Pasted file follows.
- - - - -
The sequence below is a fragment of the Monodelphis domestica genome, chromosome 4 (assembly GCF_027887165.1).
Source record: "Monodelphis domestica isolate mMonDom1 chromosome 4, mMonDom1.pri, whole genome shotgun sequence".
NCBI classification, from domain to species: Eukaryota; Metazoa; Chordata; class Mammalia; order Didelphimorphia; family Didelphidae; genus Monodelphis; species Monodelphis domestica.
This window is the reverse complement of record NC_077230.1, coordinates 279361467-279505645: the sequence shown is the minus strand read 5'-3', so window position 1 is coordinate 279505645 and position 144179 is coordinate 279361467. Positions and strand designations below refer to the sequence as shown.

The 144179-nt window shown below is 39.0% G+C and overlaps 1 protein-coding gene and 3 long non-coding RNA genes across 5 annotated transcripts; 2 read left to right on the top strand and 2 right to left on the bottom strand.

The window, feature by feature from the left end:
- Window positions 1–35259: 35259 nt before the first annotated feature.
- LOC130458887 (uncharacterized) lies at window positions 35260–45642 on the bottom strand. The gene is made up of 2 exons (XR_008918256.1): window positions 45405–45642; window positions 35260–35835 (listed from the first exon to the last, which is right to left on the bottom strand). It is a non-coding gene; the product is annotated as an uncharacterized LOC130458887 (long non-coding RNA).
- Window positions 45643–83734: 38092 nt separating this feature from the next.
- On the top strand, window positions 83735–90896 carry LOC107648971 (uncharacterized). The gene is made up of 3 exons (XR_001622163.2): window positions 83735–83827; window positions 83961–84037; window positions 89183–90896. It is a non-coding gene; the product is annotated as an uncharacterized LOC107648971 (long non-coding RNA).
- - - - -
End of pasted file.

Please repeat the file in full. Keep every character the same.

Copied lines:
The sequence below is a fragment of the Monodelphis domestica genome, chromosome 4 (assembly GCF_027887165.1).
Source record: "Monodelphis domestica isolate mMonDom1 chromosome 4, mMonDom1.pri, whole genome shotgun sequence".
NCBI classification, from domain to species: Eukaryota; Metazoa; Chordata; class Mammalia; order Didelphimorphia; family Didelphidae; genus Monodelphis; species Monodelphis domestica.
This window is the reverse complement of record NC_077230.1, coordinates 279361467-279505645: the sequence shown is the minus strand read 5'-3', so window position 1 is coordinate 279505645 and position 144179 is coordinate 279361467. Positions and strand designations below refer to the sequence as shown.

The 144179-nt window shown below is 39.0% G+C and overlaps 1 protein-coding gene and 3 long non-coding RNA genes across 5 annotated transcripts; 2 read left to right on the top strand and 2 right to left on the bottom strand.

The window, feature by feature from the left end:
- Window positions 1–35259: 35259 nt before the first annotated feature.
- LOC130458887 (uncharacterized) lies at window positions 35260–45642 on the bottom strand. The gene is made up of 2 exons (XR_008918256.1): window positions 45405–45642; window positions 35260–35835 (listed from the first exon to the last, which is right to left on the bottom strand). It is a non-coding gene; the product is annotated as an uncharacterized LOC130458887 (long non-coding RNA).
- Window positions 45643–83734: 38092 nt separating this feature from the next.
- On the top strand, window positions 83735–90896 carry LOC107648971 (uncharacterized). The gene is made up of 3 exons (XR_001622163.2): window positions 83735–83827; window positions 83961–84037; window positions 89183–90896. It is a non-coding gene; the product is annotated as an uncharacterized LOC107648971 (long non-coding RNA).